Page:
Yoga Teachers Are Fractured Too

Creative Commons License photo credit: Alyssa L. Miller

Some days, it can be hard. We yoga teachers are in the business of helping people feel good. Feel good about themselves, their bodies, their practice, their poses, their lives. Most days, it is our sheer pleasure. But you know what? We are human. And as such, every once in awhile, our lives go on the blink.

We teach because we are fractured.

 

I heard Donna Farhi say these words to a group of yoga teachers exactly ten years ago, days before that 9/11. She was speaking about the role of the teacher, and added that

 practice is not about eradicating our frailties, our dark side, it is about accepting our full spectrum. To be large and courageous enough to embrace those human aspects, and stay in our center as these feelings wash over us.”

In her utter honesty, she shared that in her “crushing sadness” after her brother’s death from cancer. She said she got “stuck in being scared,” and wanted to give up. She wondered how to encompass the despair within the sadness, and go on teaching students the joy and vibrant health of yoga.

Of course, she made it through the dark despair, and has become one of the most inspirational yoga teachers in the world. Farhi en-couraged (prompted our hearts) us to be honest with our students about our moments of intense pain, as it helps them with their own grief to see that we are human.

This author has an honesty alert.

I’m scared right now. I’m one of the economic statistics you read about, that you maybe are, too. The unemployment benefits ran out two months ago. I just got notice the house I’m renting is being sold. I’m feeling shaky ground. But, I’m a yoga teacher. This means a couple of things. My income from teaching these days is enough to say, cover food for myself and my two cats, but the bucks stop about there.

While I take Donna Farhi’s wisdom to heart, and sure, my students can learn something from seeing my human grief, if I don’t shine brightly each time they come to class, who wants to take a class from a yoga teacher who is smudged with shades of despair?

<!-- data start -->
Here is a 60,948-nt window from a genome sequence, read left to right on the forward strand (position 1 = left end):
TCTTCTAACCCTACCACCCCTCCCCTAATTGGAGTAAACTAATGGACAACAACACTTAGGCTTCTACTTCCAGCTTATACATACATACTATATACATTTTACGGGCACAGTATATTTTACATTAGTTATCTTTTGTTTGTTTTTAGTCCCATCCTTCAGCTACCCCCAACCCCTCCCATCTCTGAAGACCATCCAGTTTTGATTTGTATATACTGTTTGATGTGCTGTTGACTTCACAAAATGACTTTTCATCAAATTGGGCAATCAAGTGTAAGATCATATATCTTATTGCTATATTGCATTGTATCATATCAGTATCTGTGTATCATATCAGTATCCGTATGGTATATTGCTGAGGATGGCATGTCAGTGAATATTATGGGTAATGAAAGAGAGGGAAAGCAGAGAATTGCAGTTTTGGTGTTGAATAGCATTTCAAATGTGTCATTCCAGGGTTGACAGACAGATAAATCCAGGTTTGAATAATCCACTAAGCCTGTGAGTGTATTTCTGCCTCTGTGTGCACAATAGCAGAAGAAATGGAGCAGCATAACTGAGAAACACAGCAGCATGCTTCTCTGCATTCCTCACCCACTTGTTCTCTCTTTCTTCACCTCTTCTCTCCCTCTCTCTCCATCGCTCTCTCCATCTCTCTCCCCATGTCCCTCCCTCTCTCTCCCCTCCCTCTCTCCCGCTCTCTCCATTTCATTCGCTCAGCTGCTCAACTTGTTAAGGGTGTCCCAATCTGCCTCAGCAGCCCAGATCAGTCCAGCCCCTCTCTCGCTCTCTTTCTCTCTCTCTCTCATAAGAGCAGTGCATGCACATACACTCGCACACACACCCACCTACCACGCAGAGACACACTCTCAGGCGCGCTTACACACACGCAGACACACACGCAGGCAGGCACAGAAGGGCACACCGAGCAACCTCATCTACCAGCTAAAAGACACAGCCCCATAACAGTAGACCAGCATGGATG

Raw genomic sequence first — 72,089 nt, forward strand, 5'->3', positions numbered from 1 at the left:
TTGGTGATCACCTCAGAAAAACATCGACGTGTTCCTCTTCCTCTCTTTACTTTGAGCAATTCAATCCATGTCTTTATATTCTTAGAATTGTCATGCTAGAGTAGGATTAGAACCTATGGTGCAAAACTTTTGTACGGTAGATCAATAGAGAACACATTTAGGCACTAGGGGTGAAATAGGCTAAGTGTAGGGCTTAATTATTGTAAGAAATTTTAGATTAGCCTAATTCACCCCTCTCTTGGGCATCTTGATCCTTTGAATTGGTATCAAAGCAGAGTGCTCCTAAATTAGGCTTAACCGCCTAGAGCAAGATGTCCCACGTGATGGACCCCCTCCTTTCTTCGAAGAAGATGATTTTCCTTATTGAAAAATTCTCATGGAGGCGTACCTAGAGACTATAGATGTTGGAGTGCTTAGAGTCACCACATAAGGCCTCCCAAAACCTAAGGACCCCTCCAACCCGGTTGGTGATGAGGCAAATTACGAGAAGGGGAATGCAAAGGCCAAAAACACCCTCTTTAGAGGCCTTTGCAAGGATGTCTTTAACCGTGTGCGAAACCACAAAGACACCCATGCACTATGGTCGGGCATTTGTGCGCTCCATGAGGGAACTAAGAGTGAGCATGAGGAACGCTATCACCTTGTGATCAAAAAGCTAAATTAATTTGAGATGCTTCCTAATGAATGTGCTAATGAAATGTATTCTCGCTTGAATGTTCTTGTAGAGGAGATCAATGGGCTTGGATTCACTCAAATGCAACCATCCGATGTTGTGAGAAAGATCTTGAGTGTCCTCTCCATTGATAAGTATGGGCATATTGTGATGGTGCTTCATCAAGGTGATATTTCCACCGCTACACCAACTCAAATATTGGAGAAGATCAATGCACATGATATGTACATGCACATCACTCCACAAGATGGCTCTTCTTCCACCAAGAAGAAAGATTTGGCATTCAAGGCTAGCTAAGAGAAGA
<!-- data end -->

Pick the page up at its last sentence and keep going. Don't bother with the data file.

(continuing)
Creative Commons License photo credit: Ryan Forsythe

I call out to you, fellow yoga teachers and students alike.

When live presents its despair, what tips do you have for “turning that frown upside down” (add this to the benefits of headstand)?

What are some constructive ways to share “crushing sadness” without your yoga class turning into an inflicted therapy session?

Posted by:

- who has written 41 posts on Yoga Modern.

Barbra Brady is the Art Editor at Yoga Modern. She holds an MA in Museum Exhibition Theory & Cultural Studies, which she has exercised as a museum curator of contemporary art, nationally published writer, leader of a venerated nonprofit yoga retreat foundation, and now, yoga with a slant on channeling creative energy. When not practicing or teaching yoga in the tradition of her teacher, Yogarupa Rod Stryker (as a Certified Level IParaYoga teacher) or as an iRest Yoga Nidra practitioner, Barbra practices the yoga of “curiosity.” The curiosity that fuels her imagination may be through writing, curating, a turn of leaf or phrase, cinema, a century ride on her road bike… She’ll be sharing her curatorial picks and original musings, as she whispers in the ear of the Yoga Modern community: “Hey, look at this!” She lives in Sonoma, California, an Eden which naturally prompts her reflections on nature, food, and yes, wine (in meaningful moderation).